(ii) I understand the reason given for a fix number of senators to each country irrespective of its population. However, I think it will be undemocratic that, if the House of States have legislative power, citizens of small population countries may have the same weight than countries with larger population. Again, if the nascent European Federal Union wants to leave “The nation-state structure of the EU…” and give the power to citizens the best way is the adoption of a population constituency system. With such a system, citizens would have the conviction to participate directly and effectively in the affairs of Europe.
In my opinion, the current proposed governance structure in Art. II of the European Federal Constitution does not change fundamentally the present EU framework.
Of course, if the 55+ finally opt up a population constituency system, there will be the need to further develop an organization chart to define the roles and mechanisms at each level.23 November 2021 at 11:58 #2360Ramon MaynouParticipant
EN: I agree with your argument about the population constituency as a way of returning power to the citizens, currently in the hands of the parties. To eliminate the power of the parties and for the population to have more influence, what I call the Virtual Party could be used.
Democracy with a Virtual Party.
Democracy is a political system in which sovereignty resides in the people, who exercise it directly or through representatives. People believe that democracy is when they can vote for a party. This is the current system in most democratic states in the world. In some states a voter census is carried out that informs whether you have the right to vote or not. But in other states (like the United States of America) you must register to vote, which is used to prevent many people from voting.
But democracy should also be when you can be elected without belonging to any party.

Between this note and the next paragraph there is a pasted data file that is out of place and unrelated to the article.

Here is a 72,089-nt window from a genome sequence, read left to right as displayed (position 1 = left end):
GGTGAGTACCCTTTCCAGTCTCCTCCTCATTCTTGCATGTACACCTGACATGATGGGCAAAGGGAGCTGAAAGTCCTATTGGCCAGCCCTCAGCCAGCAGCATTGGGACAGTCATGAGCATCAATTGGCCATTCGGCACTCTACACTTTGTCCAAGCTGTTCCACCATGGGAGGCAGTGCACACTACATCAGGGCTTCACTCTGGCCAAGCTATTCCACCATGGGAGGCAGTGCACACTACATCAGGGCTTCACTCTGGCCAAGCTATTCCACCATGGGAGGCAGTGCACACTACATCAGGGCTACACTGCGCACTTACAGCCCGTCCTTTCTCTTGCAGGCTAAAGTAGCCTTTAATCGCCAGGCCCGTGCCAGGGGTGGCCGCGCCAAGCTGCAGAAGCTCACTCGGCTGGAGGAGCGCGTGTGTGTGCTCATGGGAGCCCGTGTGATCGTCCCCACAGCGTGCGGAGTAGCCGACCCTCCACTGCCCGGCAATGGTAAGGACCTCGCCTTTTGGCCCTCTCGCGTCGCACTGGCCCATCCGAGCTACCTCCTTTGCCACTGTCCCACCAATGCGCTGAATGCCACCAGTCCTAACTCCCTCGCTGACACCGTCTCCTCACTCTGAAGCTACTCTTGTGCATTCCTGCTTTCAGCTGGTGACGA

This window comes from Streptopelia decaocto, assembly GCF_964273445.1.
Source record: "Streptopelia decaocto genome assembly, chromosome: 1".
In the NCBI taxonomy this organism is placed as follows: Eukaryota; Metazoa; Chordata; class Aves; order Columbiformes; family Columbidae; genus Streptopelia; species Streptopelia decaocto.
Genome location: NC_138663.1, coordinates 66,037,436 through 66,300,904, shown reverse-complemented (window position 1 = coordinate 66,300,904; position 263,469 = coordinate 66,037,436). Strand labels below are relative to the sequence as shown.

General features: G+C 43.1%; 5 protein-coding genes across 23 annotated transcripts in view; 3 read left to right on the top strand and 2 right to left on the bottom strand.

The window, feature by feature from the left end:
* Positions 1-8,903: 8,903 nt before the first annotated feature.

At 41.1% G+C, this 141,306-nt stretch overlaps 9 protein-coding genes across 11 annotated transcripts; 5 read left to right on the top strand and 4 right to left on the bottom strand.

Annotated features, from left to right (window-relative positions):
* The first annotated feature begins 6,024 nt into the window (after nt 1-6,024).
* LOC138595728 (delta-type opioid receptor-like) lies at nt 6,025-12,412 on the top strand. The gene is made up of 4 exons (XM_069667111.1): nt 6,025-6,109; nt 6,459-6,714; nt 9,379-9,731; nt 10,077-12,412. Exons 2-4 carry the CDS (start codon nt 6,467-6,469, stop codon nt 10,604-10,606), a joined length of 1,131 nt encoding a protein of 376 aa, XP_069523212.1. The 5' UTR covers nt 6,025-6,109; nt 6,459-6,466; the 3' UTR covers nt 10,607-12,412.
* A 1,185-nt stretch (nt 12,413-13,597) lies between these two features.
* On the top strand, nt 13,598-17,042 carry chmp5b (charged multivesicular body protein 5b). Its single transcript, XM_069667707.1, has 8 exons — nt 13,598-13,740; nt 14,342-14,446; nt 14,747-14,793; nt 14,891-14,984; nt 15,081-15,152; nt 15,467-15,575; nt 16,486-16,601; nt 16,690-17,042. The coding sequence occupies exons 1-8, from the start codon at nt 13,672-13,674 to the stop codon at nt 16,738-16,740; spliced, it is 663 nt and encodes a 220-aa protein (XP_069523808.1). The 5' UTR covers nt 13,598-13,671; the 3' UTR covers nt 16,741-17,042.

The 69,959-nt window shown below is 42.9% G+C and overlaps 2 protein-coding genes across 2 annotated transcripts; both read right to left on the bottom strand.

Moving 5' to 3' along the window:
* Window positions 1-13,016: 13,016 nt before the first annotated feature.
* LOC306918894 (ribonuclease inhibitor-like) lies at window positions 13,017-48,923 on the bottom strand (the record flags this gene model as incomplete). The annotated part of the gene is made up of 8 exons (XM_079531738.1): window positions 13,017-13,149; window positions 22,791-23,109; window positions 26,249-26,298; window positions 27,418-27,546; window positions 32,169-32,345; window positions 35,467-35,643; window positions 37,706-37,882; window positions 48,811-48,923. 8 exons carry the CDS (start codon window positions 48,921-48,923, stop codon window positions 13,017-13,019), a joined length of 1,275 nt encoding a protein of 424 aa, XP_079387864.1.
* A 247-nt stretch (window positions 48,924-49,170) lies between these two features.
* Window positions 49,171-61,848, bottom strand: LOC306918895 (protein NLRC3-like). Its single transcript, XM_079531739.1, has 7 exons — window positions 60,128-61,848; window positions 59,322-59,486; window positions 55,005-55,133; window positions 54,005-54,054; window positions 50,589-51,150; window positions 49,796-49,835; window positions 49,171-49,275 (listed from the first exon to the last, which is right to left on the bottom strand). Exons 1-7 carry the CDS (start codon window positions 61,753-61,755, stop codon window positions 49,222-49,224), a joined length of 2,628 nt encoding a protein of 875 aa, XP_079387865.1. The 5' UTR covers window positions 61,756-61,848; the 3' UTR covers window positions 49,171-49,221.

And here we will establish a new electoral system. A Virtual Party will be created, the list of candidates for this Virtual Party will be established by lottery among the independent candidates who present themselves as candidates. It is a democracy by lottery (called “demarchy” in ancient Greece).
The Virtual Party will be assigned all the votes of the people in the census who have not gone to vote, plus all the invalid votes and the blank votes, and will obtain the seats that correspond to them according to the system of distribution of seats in force (Method d ´Hont, Sanroma Method, etc.).
The Virtual Party will be able to consult on the internet what the people want (consultative direct democracy) before making its own decisions. The representatives will not be obliged to respect the opinions of the people and, therefore, “they will not violate the rules of the European Parliament, which prohibits its members from being forced to vote in a certain way.”
https://euro4lang.blogspot.com/2021/11/democracia-con-un-partido-virtual.html23 November 2021 at 18:23 #2361Mauro CasarottoParticipant
Dear Ramon, the Federal Constitution draft we are amending is not about parties. It is about institutions (executive / judicial / legislative so Federal Congress, Federal President, Federal Government, Federal Courts, etc). There is no mention of parties in the ten articles of the constitution draft. If European citizens will consider good for them to create such a ” Virtual Party ”, they can do it. The nature of parties is generally that of private organizations of citizens.26 November 2021 at 17:05 #2368Herbert TombeurParticipant
First, I do oppose any amendment to Section 1, 1. which would stipulate the number of this House based on the total EF-population number or on similar criteria. I emphasise that both Houses should have a number of members which would guarantee their best functioning. Therefore, I propose a number of no more than ca. 300 members for each House. Mankind is a biological species whose brain charging capacity is limited. E.g. men cannot debate effectively with more than ten persons at the same time, probably less (cf. this old bestseller: Malcolm Gladwell, The Tipping Point – How little Things can make a big Difference, 2000).
Second, I join Mauro: a virtual party is only another form of political party organisation, which would equally undermine democracy, that is individual opinion making, debating and voting.26 November 2021 at 17:17 #2369Herbert TombeurParticipant
To end with, Manuel, I bask the equal number of Senators for all Member States. The Senate or the House of the States is the institutional expression of the state sovereignty and in sovereignty they are all equal, whether the States are small or big in territory and/or population, poor or rich. The House of the Citizens is the expression of the federal sovereignty, that is these of the citizens – the persons with active political rights – in the Federation, of the Whole.